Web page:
On this face of it, plans to revive a loss-making UK regional operation at a time when all airlines, regardless of model, are struggling to survive would seem unlikely.

But the apparent sealing of a deal by Flybe administrators with one of the carrier’s previous shareholders, Cyrus Capital, illustrates continued faith from some in the model even in these most challenging of circumstances.


Source: Rob_Hodgkins_CreativeCommons

UK regional carrier Loganair’s chief, Jonathan Hinkles, reminds how difficult the operating environment remains for airlines.

“It really is incredibly difficult in terms of the market. What we saw was something of a recovery coming through July and August and then, as this second wave of Covid-19 has come through, and a lot more social restrictions imposed – particularly in Scotland which is our biggest market – that’s really dropped right back,” he said during the 19 October panel debate at the Airlines 2050 event.

“We got back to a recovery level of about 50% of last year. That’s now trending back down to about 30% of last year and we are having to take capacity out of the market as a result.”

He sees potential opportunities that might eventually emerge from the crisis.

”I think there will be a right-sizing of aircraft for the markets. It’s probably not a bad place…to be the carrier with the smallest average fleet size in terms of seats per aeroplane. Because there will be markets…that may actually be dropped by other carriers that may present an opportunity for us,” he says.

”We haven’t seen that yet. But I think, as that difficultly [between providing frequency without overcapacity] becomes more acute for some carriers, we may well see some fallout from the networks.”

Speaking during the same debate, and referencing the Flybe deal and Bain Capital’s earlier move for Virgin Australia, PA Consulting’s senior commercial aviation expert, David Huttner, noted there remained some investor appetite in airlines, even in these challenging conditions.

“There are people out there, if the price is right. [Although] it is a bit of a trick to find out where that is,” he says. “There will be consolidation, there will be failures and we are seeing parties out there who are willing to invest if obligations and debts can be restructured.”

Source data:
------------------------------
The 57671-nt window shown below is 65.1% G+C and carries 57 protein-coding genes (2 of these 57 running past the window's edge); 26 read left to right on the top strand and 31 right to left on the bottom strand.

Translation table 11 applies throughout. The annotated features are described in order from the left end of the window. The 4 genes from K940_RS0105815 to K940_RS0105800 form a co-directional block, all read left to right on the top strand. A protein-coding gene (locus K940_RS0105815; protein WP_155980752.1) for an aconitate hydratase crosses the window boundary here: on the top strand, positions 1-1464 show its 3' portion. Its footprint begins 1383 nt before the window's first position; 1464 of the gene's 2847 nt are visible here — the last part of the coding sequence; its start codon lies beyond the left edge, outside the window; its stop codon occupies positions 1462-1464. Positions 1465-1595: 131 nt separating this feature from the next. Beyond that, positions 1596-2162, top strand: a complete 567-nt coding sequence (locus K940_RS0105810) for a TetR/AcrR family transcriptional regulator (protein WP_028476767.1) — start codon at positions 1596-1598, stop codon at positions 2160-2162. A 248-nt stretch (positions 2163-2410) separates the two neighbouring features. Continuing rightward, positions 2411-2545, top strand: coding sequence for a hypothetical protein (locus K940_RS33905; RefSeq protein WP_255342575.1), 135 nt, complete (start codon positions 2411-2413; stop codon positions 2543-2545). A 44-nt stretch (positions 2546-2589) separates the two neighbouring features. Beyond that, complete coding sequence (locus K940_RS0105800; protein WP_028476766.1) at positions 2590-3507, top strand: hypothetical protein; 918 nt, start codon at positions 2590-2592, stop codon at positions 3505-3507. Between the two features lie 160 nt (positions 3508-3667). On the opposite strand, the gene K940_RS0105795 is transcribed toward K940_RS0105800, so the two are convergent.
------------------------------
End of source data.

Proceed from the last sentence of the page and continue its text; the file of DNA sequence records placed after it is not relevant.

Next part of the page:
Flybe ceased operations in March this year as the early impact of the coronavirus outbreak dashed any hopes of saving the struggling carrier. It has since being overseen by four joint administrators.

Their efforts to sell the company were bolstered after they won a legal tussle to retain the carrier’s operating licence, crucial to the airline’s retaining its airport slots.

Administrators had already said a sale of the business and certain assets was possible and that “a number of parties” had shown interest in such a transaction.That was followed by multiple reports on 19 October that administrators had agreed to sell the assets to Thyme Opco with a view to resuming regional operations in 2021.

UK Companies House records show Thyme Opco’s parent is part-owned by DLP Holdings – a Luxembourg company wholly-owned by funds managed by Cyrus Capital Partners, and the vehicle through which the investment firm took its stake in Connect Airways last year. The Thyme companies are also owned by two directors of Connect Airways, Lucien Farrell and Johnathan Peachey.

Connect Airways was the consortium joint venture which it acquired control of Flybe in early 2019 under a plan to revamp the carrier as a Virgin Atlantic feeder operating under the Virgin Connect brand. Its acquisition amounted to a rescue of the airline, providing it with desperately-needed funds.

Flybe’s situation deteriorated further, in part because of regulatory delays and an increasingly uncertain climate. This forced shareholders and the government to intervene to shore up its finances at the beginning of 2020. Ultimately Flybe’s collapse in March brought an end to the operation, four decades and several re-inventions since its founding.

But many of its challenges – notably overcapacity from a major fleet expansion which took years to unwind – were legacy issues which contributed to persistent losses. It made pre-tax losses in seven of the 10 years to 2018.

The hope of potential investors is that, freed of these legacy issues, the airline can develop a profitable niche serving the UK regions.

“If you look at regional aviation in the UK…fundamentally many of the routes we have – or potentially have – in our network are reasonably uncontested, difficult to access by road and rail, too thin a route for many airlines to jump on, and we absolutely have a right to win,” Virgin Connect’s chief executive Mark Anderson told FlightGlobal in an interview last October.

With respect to the Cyrus deal, a Thyme Opco spokesperson is cited as saying the carrier, which was one of Europe’s biggest regional operators, plans to start small and restore regional connectivity in the UK.

Flybe had been operating routes across 21 UK airports last October in its own right, as well as routes under franchise agreements with other UK regional carriers. Alongside a strong network of domestic flights, it also provided services from UK regional airports to Ireland and mainland Europe.